Who needs skateparks when nature can be your playground? The banlieue's green spaces offer myriad spots to practise your crossovers and hockey turns, to show off and/or fall over repeatedly. We bring you two of our fave routes.
This vast, dense forest boasts flat terrain and wild patches in equal measure. It's criss-crossed by long, flat tarmac paths that afford clear views of the surrounding woods – ideal for picking up some speed. And if you're coming equipped with a different set of wheels, rest assured the forest is fully accessible to prams.
How to get there: Take the RER D to Montgeron-Crosnes, Brunoy or Boussy-Saint-Antoine. It's a 15-minute walk from there.
Different stretches of the riverbank suit different kinds of skater. Beginners are best off sticking to the pedestrian paths that run between the cafés around Joinville-le-Pont, where the biggest challenge is to resist the temptation to stop for a pint. If you want to take the road that loops around Saint-Maur-des-Fossés, stick to the inner path – the outer one is reserved for bikes and local residents.
Heading from Joinville to Neuilly-Plaisance, you'll find that the outer (eastern) section is wider, though also busier. The more intrepid skaters will carry on past Neuilly-Plaisance to Noisiel, taking in a landscape that shift from industrial to rural. Alternatively, if you stick to the south bank of the river you'll eventually reach the lovely scenery that surrounds the Haute-Ile and Noisiel parks.
How to get there: Take the RER A to Neuilly-Plaisance or Joinville-le-Pont (both by the Marne), to Noisiel or La Varenne (both 10min walk from the river), or the RER E to Chelles-Gournay (15min walk).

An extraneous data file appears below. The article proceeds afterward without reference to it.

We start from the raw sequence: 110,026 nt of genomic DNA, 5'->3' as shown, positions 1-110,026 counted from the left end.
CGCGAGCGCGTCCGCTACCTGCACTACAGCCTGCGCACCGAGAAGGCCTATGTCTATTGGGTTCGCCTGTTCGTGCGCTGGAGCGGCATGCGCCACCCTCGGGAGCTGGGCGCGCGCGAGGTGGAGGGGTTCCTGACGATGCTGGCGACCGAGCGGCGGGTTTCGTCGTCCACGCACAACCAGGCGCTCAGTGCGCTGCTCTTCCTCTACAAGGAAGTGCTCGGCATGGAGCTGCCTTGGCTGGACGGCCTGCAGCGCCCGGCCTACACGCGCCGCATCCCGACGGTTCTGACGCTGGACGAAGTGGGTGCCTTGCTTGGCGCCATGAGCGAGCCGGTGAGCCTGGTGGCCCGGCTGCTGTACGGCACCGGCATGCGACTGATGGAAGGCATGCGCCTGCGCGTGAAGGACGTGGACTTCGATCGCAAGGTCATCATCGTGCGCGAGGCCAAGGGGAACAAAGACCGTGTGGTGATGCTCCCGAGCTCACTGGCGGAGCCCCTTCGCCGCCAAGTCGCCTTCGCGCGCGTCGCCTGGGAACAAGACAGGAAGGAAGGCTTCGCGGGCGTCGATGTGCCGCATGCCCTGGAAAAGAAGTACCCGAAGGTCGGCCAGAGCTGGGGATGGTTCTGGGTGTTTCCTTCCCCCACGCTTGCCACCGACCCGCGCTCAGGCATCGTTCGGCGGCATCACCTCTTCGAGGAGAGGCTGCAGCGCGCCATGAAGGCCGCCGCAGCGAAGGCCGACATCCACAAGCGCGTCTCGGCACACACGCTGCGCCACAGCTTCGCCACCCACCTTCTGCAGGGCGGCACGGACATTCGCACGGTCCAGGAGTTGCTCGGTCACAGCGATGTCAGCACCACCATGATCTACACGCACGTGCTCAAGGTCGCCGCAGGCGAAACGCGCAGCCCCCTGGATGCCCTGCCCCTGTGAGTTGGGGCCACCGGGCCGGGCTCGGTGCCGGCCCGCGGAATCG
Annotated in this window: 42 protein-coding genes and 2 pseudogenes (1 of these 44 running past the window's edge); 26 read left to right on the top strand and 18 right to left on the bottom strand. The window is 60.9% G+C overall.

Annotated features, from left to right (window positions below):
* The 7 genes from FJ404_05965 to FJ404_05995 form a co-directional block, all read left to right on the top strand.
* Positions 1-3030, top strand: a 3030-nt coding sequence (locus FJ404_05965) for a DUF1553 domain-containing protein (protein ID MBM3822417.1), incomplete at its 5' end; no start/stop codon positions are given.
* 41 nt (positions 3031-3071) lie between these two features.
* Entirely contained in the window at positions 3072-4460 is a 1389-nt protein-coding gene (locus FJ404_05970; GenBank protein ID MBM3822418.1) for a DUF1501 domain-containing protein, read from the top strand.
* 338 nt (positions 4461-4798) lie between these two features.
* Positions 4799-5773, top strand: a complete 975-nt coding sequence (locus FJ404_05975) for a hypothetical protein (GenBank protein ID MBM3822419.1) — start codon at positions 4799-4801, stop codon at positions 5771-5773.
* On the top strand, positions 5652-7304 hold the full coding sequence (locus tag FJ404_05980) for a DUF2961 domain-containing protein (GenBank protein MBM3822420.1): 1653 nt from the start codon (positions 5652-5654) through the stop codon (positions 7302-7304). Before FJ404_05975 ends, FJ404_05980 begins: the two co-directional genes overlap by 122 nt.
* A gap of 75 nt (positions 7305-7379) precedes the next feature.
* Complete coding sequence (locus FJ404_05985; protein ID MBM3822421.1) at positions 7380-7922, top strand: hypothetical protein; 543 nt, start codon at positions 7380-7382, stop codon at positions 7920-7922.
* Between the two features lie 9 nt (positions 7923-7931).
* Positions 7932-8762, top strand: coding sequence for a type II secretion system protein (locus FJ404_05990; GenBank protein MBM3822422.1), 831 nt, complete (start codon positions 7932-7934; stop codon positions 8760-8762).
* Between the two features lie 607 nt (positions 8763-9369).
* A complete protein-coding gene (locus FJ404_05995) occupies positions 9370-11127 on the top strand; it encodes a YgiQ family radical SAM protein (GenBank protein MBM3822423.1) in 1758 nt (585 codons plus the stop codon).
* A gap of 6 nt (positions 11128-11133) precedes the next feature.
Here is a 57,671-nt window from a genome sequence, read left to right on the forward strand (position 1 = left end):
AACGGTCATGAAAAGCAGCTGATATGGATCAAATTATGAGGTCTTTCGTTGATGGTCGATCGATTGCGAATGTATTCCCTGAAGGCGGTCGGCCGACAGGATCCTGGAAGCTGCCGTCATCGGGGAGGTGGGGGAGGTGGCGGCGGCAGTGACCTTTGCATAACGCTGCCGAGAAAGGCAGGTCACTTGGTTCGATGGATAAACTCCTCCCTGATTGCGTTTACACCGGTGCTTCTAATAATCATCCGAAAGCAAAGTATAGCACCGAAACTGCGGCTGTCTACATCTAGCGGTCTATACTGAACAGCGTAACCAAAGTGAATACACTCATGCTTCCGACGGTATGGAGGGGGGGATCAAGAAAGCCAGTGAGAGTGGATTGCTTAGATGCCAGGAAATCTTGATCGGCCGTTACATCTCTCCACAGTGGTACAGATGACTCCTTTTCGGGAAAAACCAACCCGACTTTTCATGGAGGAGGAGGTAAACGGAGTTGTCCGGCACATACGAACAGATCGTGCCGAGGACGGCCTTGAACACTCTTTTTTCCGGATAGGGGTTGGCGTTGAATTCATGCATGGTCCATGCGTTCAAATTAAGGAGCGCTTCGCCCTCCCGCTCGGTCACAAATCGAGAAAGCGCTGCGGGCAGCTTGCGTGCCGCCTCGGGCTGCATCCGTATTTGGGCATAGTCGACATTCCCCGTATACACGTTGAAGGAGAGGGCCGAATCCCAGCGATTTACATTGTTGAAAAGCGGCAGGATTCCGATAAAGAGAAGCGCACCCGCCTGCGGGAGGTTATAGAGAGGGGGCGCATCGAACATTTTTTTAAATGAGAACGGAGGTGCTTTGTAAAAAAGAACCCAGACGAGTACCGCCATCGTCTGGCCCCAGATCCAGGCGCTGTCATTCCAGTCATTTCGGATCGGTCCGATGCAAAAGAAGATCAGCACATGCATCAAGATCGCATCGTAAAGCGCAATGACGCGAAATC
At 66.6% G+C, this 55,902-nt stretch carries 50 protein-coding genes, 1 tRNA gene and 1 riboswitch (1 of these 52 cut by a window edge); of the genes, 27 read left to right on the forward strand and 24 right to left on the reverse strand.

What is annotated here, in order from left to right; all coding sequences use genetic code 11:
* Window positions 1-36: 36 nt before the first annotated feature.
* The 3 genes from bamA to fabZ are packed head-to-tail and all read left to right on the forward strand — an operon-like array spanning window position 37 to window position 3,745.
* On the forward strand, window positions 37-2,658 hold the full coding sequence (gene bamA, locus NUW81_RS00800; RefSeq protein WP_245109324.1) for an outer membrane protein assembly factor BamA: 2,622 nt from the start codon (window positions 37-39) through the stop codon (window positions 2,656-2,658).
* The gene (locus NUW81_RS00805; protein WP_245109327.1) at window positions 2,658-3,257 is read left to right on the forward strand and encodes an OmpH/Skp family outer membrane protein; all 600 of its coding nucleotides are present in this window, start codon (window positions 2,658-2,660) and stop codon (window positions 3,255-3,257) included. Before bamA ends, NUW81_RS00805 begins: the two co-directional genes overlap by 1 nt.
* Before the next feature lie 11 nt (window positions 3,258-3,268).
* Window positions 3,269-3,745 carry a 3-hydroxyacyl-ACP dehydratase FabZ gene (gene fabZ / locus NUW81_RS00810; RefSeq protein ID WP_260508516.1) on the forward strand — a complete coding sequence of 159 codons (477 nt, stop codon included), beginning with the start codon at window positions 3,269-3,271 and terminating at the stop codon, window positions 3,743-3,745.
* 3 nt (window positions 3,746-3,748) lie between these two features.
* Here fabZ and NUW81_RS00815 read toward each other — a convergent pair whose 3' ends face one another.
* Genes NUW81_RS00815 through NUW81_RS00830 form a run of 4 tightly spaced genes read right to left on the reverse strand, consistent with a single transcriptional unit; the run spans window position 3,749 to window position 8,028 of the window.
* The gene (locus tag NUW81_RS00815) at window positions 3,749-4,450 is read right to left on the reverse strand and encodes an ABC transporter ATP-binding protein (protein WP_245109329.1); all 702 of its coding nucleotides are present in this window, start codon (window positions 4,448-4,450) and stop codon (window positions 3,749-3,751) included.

What to do in the suburbs
St-Denis and the north Stade de France Football- and rugby-crazy kids (and grown-ups) will absolutely love the behind-the-scenes tours of France's handsome national sports stadium. After a quick scan of the museum (photos, football shirts, electric guitars from the rock stars who also play here), the tour begins by sitting in the stands and ends with a runout through the tunnel to the sound of applause. On the way, you can visit the changing and shower rooms and learn about the on-site hospital and prison cells. Tickets are best bought online beforehand. On match or concert days, tours are not available. Basilique St-Denis Legend has it that when St Denis was beheaded, he picked up his noggin and walked with it to Vicus Catulliacus (now St-Denis) to be buried. The first church, parts of which can be seen in the crypt, was built over his tomb in around 475. The present edifice was begun in the 1130s by Abbot Suger, the powerful minister of Louis VI and Louis VII. It is considered the first example of Gothic architecture, uniting the elements of pointed arches, ogival vaulting and flying buttresses. In the 13th century, master mason Pierre de Montreuil erected the spire and rebuilt the choir nave and transept. St-Denis was the burial place for all but three French monarchs between 996 and the end of... Musée de l'Air et de l'Espace Set in the former passenger terminal at Le Bourget airport, the museum's collection begins with the pioneers, including fragile-looking biplanes and